‘This is really what makes this concert so astonishing, the sense of free, almost combustible artistry, the coaxing sensuality coupled with a sense of boundary and mystery’ – Siobhán Kane on Angel Olsen’s Thursday night Whelan’s gig. The spare beauty of Angel Olsen‘s 2011 EP Strange Cacti and 2012’s Half Way Home is intense and focussed, resonating deeply, because the emotions expressed are so complicated, and true.
As Angel Olsen walks on to the stage, and lightly starts to play her guitar, time seems to stand still, and a special atmosphere starts to affect the crowd; there is no talking, only waves of appreciation that lap towards the stage.
Her guitar-playing is precise but fluid, minimal and affecting, but it is really her voice that is the greatest instrument; remarkable for its range and soulfulness, folding in subtle changes of key and sensibility. Sometimes her lips curl into a strange smile, as she relays stories of grief and loss – epic stories painted lightly, but with dark shades; stories of a conflicted kind of living, compelling, delivered in a kind of half-light.
This conflicted state infuses songs such as “Miranda” with a kind of miraculous richness, the narrative that wants to keep her shady “darling” at a distance, while still remembering a time when “I needed you more”, with the guitar chords bobbing along, keeping the story and song afloat.
At various turns Olsen remarks how “quiet” the audience is, while later telling us “you’ve got good juice here”, as she sips from her Guinness. And just before she loses herself in “The Sky Opened Up” she asks, “does anyone have any enemies?” before she sings out “If you dare to be/ true to what you believe/ There’s always somebody to lose”.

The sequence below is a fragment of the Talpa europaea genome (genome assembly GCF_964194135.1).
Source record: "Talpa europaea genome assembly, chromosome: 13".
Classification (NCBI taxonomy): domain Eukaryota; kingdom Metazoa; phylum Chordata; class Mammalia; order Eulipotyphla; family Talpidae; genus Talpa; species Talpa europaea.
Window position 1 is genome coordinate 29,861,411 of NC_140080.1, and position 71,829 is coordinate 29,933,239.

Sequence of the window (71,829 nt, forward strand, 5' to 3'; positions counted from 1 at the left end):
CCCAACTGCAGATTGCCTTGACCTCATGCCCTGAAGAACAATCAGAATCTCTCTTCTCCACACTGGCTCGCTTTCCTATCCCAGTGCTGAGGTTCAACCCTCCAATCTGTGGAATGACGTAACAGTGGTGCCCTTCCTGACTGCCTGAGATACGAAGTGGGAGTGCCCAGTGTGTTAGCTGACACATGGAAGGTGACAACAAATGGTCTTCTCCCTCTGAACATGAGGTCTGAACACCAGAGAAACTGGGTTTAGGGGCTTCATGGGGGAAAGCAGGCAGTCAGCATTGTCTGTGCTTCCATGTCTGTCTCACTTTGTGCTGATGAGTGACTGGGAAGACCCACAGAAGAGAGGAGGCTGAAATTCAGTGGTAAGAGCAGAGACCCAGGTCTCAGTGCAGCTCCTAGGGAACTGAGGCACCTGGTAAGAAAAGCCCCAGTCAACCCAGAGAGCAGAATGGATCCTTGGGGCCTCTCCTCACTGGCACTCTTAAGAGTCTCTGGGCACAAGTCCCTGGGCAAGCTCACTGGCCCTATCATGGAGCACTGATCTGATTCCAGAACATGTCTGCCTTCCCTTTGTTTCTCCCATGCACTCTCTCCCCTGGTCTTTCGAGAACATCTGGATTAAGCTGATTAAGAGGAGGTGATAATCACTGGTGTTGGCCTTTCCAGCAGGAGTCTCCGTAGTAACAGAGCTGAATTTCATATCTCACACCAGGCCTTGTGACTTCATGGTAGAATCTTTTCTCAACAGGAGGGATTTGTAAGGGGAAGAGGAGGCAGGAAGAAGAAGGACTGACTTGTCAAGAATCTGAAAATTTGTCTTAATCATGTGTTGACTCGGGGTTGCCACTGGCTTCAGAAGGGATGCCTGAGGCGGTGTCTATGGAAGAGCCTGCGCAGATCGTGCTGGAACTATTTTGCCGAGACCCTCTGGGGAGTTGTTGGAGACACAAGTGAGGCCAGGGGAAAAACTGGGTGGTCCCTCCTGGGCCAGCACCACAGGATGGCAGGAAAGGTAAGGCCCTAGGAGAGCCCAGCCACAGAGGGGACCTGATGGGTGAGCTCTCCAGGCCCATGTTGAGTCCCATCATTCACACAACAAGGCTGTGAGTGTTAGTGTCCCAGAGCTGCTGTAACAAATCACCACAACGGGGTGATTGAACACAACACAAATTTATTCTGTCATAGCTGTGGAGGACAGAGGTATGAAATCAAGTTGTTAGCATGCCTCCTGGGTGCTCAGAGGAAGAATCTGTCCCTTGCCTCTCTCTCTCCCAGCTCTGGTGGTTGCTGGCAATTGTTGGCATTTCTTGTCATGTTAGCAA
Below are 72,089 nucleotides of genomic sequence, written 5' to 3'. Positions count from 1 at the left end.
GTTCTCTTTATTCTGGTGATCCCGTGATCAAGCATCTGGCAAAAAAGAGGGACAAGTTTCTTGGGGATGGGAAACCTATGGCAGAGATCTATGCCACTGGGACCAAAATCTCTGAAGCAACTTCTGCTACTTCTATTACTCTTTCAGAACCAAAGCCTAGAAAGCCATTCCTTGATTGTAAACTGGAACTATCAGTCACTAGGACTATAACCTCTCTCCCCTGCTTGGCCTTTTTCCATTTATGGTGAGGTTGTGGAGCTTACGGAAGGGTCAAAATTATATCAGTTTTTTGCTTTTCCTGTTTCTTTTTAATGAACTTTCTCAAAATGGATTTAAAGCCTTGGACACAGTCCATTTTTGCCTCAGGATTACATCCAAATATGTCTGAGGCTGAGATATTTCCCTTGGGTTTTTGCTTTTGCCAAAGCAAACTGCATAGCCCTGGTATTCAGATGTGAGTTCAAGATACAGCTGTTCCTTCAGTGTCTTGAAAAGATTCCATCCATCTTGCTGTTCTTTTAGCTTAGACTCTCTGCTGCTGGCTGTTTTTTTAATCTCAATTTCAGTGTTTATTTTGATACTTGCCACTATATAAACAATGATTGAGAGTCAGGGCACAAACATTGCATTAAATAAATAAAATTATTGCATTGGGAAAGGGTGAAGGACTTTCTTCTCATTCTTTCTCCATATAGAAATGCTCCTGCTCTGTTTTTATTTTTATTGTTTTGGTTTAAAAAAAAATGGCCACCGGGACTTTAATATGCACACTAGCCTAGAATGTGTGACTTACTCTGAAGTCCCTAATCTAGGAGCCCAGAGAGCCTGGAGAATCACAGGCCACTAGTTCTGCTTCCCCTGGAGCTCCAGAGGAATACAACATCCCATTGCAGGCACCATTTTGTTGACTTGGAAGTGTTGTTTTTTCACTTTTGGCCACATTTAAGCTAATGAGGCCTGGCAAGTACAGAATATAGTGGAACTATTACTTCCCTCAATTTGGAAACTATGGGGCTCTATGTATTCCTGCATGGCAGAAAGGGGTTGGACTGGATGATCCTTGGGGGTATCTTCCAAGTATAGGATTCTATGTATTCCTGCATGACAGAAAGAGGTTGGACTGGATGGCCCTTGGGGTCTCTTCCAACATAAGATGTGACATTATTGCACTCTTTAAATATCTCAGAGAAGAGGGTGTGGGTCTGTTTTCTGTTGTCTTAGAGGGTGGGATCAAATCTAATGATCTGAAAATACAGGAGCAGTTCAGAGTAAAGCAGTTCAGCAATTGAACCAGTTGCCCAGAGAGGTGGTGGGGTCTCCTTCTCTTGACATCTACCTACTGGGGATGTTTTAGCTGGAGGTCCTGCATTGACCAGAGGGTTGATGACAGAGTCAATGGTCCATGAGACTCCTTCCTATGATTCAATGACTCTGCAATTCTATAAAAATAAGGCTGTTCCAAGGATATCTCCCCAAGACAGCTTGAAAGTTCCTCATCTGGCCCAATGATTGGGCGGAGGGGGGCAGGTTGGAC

Sometimes it felt like people were collectively trying to crawl inside each song to inspect its nuances, in the same way that Olsen cradles the language like a newborn child, aware of its purity, fragility and potential. “Lonely Universe” is a lo-fi, ragged, heartbreaking ballad, where her voice soars around the darkened room, desperate to escape the walls.
This is really what makes this concert so astonishing, the sense of free, almost combustible artistry, the coaxing sensuality coupled with a sense of boundary and mystery. A coda to “Lonely Universe” is possibly “Acrobat”, the most yearning perhaps, of Olsen’s compositions, and tonight it is endearing, childlike, and romantic – as she sings “I love the way you take a walk/ And all the things that you see with your eyes,/ Oh to be that distant thought,/Some growing meaning in your mind”. It is a kind of naivety that catches, reflected in the way her voice trickles and flurries like a stream of water, expressing clarity of thought with raw feeling.
And as she leaves the stage, and people file out onto the street, another lyric from “Acrobat” keeps coming back, like the waves within, and seems to be Olsen’s most personal statement, the most precious kind – “I want to be made out of love, I want to be made into life”, and tonight she was, and perhaps we were too. – Siobhán Kane